US law requires the Food and Drug Administration (FDA) to disclose information on harmful and potentially harmful chemicals in cigarette smoke (i.e., constituents) to the public. To inform this effort, researchers sought to identify principles for creating constituent messages that effectively discourage smoking. Participants were an online convenience sample of 1148 US smokers ages 18 +. Researchers developed a library of 76 messages about constituents only and constituents plus contextualizing information (i.e., toxic products that also contain the chemical, health effects, or both). They randomized smokers to receive 1 message from each of 7 message panels in a mixed between-/within-subjects experiment. Participants rated each message on perceived message effectiveness. Results indicated that smokers perceived messages about arsenic, formaldehyde, lead, uranium, and ammonia as more effective than messages about nitrosamines. Messages that contained information on toxic products, health effects, or both received higher effectiveness ratings than constituent-only messages. Among constituent-only messages, those that referenced multiple constituents received higher effectiveness ratings than those with fewer constituents. Researchers concludes that chemical messages may have more impact if they pair known constituents with toxic product or health effect information. These message principles can be used to inform studies examining the impact of constituent messages on smoking beliefs and behavior.

 

Ranney, L. M., Jarman, K., L. Baker, H. M., Vu, M., Noar, S. M., & Goldstein, A. O. (2018). Factors influencing trust in government agencies that disseminate tobacco prevention information. Journal of Primary Prevention, 39(2), 99-116.

Several health-related agencies administer national and targeted public education campaigns to provide health information and change health-related behaviors. The trust the public has in these agencies as the source of the message impacts the effectiveness of their communication campaigns. In this study, we explore the perceived trust of agencies that communicate health messages in the tobacco control field. As part of a larger tobacco regulatory science study, we conducted six 90-min focus groups comprising 41 participants. Five main themes emerged pertinent to the agency: (1) its integrity, (2) its competence, (3) its motives, (4) how it is portrayed in the media, and (5) skepticism and mistrust about it. Given the significant resources spent on health messaging to the public and potential benefits offered by this communication, an understanding of public trust in the agencies as the source of health messages is important. Findings suggest health information may be ignored or discounted when there is mistrust in the agency sending those messages.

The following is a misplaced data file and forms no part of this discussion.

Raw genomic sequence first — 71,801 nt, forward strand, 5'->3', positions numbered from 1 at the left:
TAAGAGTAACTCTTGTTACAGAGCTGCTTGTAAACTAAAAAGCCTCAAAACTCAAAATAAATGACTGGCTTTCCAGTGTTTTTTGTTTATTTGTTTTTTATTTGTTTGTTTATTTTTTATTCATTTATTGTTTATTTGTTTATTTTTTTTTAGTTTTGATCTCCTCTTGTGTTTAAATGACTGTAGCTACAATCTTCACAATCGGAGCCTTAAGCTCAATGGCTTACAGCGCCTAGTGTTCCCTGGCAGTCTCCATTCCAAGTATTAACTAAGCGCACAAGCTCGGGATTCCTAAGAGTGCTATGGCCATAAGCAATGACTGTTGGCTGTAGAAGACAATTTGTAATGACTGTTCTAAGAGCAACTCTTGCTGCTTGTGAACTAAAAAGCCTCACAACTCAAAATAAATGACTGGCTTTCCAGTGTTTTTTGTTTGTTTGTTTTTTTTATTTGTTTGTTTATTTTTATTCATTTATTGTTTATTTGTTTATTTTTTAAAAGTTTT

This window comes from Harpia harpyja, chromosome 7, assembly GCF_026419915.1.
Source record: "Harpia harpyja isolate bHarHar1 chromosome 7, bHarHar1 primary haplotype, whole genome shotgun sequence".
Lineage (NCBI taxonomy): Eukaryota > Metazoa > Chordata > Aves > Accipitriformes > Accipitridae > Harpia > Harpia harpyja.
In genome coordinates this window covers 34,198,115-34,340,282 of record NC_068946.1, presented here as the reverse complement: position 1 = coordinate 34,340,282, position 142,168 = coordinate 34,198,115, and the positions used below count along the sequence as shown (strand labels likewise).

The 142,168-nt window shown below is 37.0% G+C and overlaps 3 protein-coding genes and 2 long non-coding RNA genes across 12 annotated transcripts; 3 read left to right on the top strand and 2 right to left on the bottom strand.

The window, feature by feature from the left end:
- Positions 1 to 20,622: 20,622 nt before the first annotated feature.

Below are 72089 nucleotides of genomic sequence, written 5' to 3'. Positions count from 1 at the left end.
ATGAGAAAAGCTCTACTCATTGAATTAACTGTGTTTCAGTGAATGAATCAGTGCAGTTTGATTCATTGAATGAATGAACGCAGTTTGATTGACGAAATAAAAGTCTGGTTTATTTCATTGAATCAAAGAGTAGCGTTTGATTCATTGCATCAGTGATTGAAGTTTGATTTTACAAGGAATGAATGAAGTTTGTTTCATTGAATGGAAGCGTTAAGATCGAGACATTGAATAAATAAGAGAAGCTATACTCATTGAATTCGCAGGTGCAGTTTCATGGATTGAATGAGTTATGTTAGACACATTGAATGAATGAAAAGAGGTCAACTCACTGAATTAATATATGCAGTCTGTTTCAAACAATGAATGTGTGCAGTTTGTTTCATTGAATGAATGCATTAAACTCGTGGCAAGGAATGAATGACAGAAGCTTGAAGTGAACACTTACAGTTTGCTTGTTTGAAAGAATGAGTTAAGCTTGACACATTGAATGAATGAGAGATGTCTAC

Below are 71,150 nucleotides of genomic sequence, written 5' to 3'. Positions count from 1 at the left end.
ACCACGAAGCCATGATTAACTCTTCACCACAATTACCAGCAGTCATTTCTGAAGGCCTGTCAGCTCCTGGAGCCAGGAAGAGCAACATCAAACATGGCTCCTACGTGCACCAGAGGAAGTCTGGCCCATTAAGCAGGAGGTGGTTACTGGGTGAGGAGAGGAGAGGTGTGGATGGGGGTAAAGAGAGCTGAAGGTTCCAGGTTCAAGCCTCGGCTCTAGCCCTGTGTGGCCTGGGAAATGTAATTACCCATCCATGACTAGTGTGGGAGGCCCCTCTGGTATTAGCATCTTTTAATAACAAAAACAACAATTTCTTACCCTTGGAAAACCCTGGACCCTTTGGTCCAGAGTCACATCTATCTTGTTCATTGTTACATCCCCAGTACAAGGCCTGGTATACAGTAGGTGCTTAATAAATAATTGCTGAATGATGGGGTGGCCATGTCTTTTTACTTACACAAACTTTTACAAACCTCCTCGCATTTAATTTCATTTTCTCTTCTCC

Van Stee, S. K., Noar, S. M., Harrington, N. G., & Grant, L. F. (2018). The effects of metaphor use and message format on cognitive processing and persuasive outcomes of condom promotion messages. Communication Studies, 69(1), 23-41.

The potential of pictorial and verbal metaphors to gain attention and enhance persuasion is considerable. Few scholars, however, have investigated the persuasive effects of metaphor in health messages. Researchers applied a 2 × 2 factorial experiment to examine the effects of metaphor use (metaphor/literal) and message format (verbal/pictorial) on cognitive processing and persuasive outcomes of condom promotion messages. Results showed no significant differences in cognitive processing according to metaphor or format, but there were differences in attitudes and behavioral intentions according to metaphor and format, with literal and verbal messages performing best. Potential explanations for findings and implications for future research and health message design are discussed.